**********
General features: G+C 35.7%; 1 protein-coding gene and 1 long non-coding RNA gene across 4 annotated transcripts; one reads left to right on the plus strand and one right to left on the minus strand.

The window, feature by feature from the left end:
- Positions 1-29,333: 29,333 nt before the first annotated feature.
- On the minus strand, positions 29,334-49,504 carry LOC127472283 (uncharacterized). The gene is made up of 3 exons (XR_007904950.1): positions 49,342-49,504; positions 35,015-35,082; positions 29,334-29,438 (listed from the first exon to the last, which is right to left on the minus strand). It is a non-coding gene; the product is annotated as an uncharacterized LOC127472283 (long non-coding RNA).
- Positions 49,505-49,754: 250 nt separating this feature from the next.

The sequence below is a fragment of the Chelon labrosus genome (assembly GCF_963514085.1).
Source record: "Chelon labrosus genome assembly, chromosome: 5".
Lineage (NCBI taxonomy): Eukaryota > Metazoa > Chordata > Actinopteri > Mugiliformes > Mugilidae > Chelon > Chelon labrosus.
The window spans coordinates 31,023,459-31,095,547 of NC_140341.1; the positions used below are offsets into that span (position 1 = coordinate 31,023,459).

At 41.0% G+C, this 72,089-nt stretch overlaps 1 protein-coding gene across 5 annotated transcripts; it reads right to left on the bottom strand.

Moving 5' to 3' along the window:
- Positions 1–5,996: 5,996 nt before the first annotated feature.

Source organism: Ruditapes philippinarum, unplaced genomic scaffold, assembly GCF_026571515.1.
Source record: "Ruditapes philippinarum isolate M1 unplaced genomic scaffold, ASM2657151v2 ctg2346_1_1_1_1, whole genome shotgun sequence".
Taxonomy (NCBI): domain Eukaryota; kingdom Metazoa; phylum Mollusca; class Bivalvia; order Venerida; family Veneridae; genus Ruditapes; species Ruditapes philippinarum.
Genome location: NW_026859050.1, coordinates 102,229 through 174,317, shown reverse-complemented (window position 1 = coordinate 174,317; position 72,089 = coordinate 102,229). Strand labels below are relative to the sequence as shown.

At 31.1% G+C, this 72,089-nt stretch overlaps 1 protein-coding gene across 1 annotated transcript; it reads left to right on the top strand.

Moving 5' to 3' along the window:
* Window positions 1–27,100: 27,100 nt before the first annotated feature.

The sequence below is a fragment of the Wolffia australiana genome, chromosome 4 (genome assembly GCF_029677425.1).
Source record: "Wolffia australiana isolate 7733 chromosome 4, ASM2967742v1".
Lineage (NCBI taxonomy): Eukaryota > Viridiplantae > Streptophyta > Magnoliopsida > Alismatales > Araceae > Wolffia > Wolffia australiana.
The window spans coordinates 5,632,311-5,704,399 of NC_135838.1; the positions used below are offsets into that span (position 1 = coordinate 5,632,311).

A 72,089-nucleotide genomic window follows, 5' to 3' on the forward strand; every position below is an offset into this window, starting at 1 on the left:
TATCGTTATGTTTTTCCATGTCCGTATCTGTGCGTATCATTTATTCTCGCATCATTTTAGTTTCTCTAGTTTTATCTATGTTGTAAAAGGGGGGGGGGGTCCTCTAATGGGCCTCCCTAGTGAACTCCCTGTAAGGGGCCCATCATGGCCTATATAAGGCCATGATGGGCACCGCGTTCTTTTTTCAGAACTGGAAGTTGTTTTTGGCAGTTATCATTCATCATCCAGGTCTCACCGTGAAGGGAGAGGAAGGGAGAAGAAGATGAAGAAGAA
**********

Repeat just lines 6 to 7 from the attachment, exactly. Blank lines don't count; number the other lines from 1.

The sequence below is a fragment of the Chelon labrosus genome (assembly GCF_963514085.1).
Source record: "Chelon labrosus genome assembly, chromosome: 5".